Rapidly aging populations are forcing policymakers to rethink pensions. In addition to the challenge of keeping pension systems financially sustainable for a larger pool of older people, the ongoing increase in life expectancy brings the additional challenge of managing “longevity risk”, i.e. the chance that people will live longer than expected. Pension schemes often fail to predict such trends accurately.
If retirees live from their accumulated assets, then longevity risk involves the possibility of people outliving their assets. This is a latent risk that can grow after recent pension reforms in many countries give people more control over the administration of retirement assets (for example, via defined-contribution pension funds) and also over how to withdraw such assets. If people choose to withdraw the whole retirement pot at once, they renounce periodic pension payments that are guaranteed for life.
Yet, many pension schemes still make periodic pension payments to retirees as long as they are alive. In traditional defined-benefit pension schemes, retirees are promised an annual payment (i.e. an annuity) and, therefore, the pension provider becomes the one facing the longevity risk, whose balance sheets may be exposed as a result of higher-than-expected payout ratios. A recent article of The Economist notes that, globally, private defined-benefit schemes already have US$23 trillion of liabilities. According to the IMF, each additional year of life expectancy adds about 3–4 percent to the present value of the liabilities of a typical defined-benefit pension scheme.
Pension schemes could try to achieve greater accuracy in their longevity assumptions. But this is not an easy task. In the meantime, some pension schemes are trying to hedge longevity risk via longevity derivatives, which are financial products and securitisation options that indemnify against unexpected changes in pension liabilities.
A new market with different products…
This is a relatively new market. In the United Kingdom, new life-insurance companies, backed by global investment banks, were emerging by the mid-2000s with the express purpose of buying-out the defined-benefit pension liabilities of British corporations. Since then new financial products are being created around the world both by the insurance/reinsurance industry and by the capital markets.
Longevity risk can be transferred via three types of transactions:
- Buy-out transaction: transfers all of the pension plan’s assets and liabilities to an insurer in return for an upfront premium. Hence there is full risk transfer (investment and longevity, plus inflation in the case of indexed plans).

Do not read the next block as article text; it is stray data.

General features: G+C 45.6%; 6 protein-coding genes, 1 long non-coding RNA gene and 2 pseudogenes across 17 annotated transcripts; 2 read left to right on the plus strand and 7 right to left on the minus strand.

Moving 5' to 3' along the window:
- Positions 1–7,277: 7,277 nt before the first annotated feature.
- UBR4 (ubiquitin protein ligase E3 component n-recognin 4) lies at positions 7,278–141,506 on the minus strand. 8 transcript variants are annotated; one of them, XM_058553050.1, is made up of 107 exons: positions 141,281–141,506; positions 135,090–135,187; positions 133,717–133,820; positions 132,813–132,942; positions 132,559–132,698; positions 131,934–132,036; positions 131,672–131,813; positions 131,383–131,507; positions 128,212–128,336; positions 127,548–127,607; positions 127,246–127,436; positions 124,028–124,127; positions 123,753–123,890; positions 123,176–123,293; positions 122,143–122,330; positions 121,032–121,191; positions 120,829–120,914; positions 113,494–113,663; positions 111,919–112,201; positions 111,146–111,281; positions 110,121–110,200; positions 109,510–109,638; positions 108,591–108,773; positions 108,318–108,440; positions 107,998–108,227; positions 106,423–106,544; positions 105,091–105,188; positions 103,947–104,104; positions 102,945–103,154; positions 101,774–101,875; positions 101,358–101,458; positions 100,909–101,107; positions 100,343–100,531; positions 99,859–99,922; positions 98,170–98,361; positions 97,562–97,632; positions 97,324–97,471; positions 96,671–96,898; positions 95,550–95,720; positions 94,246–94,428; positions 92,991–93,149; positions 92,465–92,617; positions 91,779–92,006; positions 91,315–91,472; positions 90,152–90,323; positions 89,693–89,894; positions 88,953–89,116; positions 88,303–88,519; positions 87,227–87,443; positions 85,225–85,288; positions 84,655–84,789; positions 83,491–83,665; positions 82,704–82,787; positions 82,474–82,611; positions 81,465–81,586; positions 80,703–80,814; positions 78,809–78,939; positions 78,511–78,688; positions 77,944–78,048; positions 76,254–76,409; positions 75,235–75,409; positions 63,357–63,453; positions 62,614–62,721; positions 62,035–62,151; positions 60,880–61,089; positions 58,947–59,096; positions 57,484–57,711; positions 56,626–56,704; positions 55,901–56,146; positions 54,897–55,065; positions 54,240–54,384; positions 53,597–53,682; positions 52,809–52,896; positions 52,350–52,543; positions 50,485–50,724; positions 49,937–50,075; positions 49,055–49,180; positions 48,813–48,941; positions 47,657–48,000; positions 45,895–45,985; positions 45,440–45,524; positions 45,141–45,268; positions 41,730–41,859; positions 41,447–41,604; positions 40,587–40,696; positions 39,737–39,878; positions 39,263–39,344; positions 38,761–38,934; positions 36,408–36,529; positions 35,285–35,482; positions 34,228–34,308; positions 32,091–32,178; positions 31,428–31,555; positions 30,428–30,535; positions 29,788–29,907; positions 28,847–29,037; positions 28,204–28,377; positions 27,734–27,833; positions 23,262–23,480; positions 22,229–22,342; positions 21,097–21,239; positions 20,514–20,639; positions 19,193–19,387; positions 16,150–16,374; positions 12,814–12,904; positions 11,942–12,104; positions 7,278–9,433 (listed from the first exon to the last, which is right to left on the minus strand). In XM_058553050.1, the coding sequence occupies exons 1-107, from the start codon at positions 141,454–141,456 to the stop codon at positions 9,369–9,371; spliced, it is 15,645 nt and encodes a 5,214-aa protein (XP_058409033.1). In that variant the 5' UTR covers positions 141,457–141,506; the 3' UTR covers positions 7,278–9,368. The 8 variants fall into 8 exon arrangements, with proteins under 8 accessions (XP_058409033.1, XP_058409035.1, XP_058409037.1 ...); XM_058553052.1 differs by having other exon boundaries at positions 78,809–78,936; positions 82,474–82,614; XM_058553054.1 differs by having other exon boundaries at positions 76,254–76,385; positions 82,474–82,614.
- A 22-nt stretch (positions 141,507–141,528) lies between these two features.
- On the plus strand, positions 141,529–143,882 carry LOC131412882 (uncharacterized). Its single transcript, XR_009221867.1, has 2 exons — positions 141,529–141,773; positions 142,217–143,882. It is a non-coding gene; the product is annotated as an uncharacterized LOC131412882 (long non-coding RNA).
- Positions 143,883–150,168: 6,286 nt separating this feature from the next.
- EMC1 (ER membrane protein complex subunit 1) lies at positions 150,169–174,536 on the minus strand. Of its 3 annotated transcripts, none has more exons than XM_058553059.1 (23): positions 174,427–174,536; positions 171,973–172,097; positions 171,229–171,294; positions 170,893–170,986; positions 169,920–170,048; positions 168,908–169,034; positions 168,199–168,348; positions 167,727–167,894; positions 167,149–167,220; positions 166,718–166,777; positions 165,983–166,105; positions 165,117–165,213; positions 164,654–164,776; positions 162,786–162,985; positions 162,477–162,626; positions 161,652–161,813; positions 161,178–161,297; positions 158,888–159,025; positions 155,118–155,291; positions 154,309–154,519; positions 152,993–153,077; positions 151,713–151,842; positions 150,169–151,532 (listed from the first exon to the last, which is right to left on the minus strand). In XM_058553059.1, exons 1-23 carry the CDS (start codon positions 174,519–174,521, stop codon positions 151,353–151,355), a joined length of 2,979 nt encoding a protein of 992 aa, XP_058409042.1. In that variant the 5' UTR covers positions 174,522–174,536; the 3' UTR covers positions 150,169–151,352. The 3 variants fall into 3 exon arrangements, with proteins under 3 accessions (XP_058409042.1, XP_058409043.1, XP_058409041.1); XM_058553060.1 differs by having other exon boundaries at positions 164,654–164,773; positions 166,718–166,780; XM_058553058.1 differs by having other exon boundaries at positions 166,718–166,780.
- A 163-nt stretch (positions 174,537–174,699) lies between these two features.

- Buy-in transaction: the pension plan sponsor retains the assets and liabilities, but pays an upfront premium to an insurer to receive periodic payments matching the pension payments. In this case, the risk transfer is only partial because there is still counterparty risk to the insurer, and the sponsor remains directly responsible to the pensioners.
- Longevity swap transaction: periodic fixed payments are made to the swap counterparty (or reinsurer), based on agreed mortality assumptions for pension expenses; in return, the counterparty pays a ‘floating’ premium based on the difference between the agreed and the actual pension projections (i.e. the premium increases the longer people live in order to cover the extra pension expenses). The swap counterparty is usually an investment bank, which then lays off most, if not all, of the risk to a reinsurer or into the capital markets.
Insurers are associated with pension buy-ins, buy-outs. For instance, General Motors reached a US$26bn pension buy-out deal with Prudential Insurance.
Longevity swap transactions are associated with investment banks and reinsurers and can be arranged in different ways. Some banks (for example, Deutsche Bank) write longevity swaps as derivative contracts, while others (for example, Goldman Sachs’ Rothesay Life) use insurance vehicles. If a company has large pension liabilities, then they have the possibility to arrange a customised longevity swap. In other cases, the payments are based on the mortality experience of standardised population cohorts (“index swaps”). Index-based longevity hedging instruments (for example, Credit Suisse Longevity Index; the LifeMetrics Index, etc) provide a standardised alternative for smaller companies seeking to hedge longevity risk.
Banks and other market participants have also devised variations of “mortality bonds”, a type of insurance-linked security whose value falls if deaths occur earlier than expected (Swiss Re was a pioneer using this bonds since 2003). Longevity bonds are indexed to longevity: bondholders get paid a coupon, but start to lose money if life expectancy pushes beyond a pre-agreed rate.